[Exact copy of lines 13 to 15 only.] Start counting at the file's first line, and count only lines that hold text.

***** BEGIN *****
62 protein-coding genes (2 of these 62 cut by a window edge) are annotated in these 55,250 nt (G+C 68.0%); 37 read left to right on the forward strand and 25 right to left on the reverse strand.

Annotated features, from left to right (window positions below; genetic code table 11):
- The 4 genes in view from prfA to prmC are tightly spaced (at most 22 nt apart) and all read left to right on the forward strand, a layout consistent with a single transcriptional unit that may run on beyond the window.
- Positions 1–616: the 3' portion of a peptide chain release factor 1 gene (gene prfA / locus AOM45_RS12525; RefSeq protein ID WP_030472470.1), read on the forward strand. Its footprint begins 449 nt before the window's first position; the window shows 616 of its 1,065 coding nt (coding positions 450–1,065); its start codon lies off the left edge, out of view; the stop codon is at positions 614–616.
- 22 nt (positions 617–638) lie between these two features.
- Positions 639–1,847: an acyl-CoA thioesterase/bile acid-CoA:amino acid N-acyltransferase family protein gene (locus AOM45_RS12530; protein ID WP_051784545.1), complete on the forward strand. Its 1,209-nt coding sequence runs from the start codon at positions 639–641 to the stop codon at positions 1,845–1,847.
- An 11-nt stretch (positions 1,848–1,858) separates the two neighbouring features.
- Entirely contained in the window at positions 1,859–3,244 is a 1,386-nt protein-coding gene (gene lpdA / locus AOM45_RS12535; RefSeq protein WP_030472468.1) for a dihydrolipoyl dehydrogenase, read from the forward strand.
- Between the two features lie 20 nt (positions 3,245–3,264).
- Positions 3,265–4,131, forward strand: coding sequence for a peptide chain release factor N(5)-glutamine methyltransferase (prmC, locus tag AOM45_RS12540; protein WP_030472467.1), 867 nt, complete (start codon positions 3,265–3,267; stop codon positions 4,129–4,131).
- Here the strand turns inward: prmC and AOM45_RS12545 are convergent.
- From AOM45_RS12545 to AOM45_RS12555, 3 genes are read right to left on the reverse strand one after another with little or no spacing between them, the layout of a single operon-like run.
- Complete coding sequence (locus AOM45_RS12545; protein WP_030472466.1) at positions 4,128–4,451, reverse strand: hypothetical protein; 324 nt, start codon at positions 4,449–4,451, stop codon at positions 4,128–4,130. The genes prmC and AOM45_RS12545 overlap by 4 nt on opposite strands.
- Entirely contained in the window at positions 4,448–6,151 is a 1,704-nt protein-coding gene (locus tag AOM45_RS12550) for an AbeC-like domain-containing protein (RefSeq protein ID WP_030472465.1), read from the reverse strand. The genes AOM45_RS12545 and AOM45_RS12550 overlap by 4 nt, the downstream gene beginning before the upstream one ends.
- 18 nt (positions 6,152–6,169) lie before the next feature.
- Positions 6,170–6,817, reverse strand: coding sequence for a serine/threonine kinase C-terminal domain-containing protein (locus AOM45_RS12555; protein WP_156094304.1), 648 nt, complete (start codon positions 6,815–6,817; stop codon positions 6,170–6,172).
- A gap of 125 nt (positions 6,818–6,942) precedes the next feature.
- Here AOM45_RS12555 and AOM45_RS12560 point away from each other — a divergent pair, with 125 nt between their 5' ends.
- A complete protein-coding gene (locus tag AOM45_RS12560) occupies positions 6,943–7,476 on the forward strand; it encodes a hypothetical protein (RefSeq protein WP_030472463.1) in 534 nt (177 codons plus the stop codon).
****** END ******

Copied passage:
- Complete coding sequence (locus AOM45_RS12545; protein WP_030472466.1) at positions 4,128–4,451, reverse strand: hypothetical protein; 324 nt, start codon at positions 4,449–4,451, stop codon at positions 4,128–4,130. The genes prmC and AOM45_RS12545 overlap by 4 nt on opposite strands.
- Entirely contained in the window at positions 4,448–6,151 is a 1,704-nt protein-coding gene (locus tag AOM45_RS12550) for an AbeC-like domain-containing protein (RefSeq protein ID WP_030472465.1), read from the reverse strand. The genes AOM45_RS12545 and AOM45_RS12550 overlap by 4 nt, the downstream gene beginning before the upstream one ends.
- 18 nt (positions 6,152–6,169) lie before the next feature.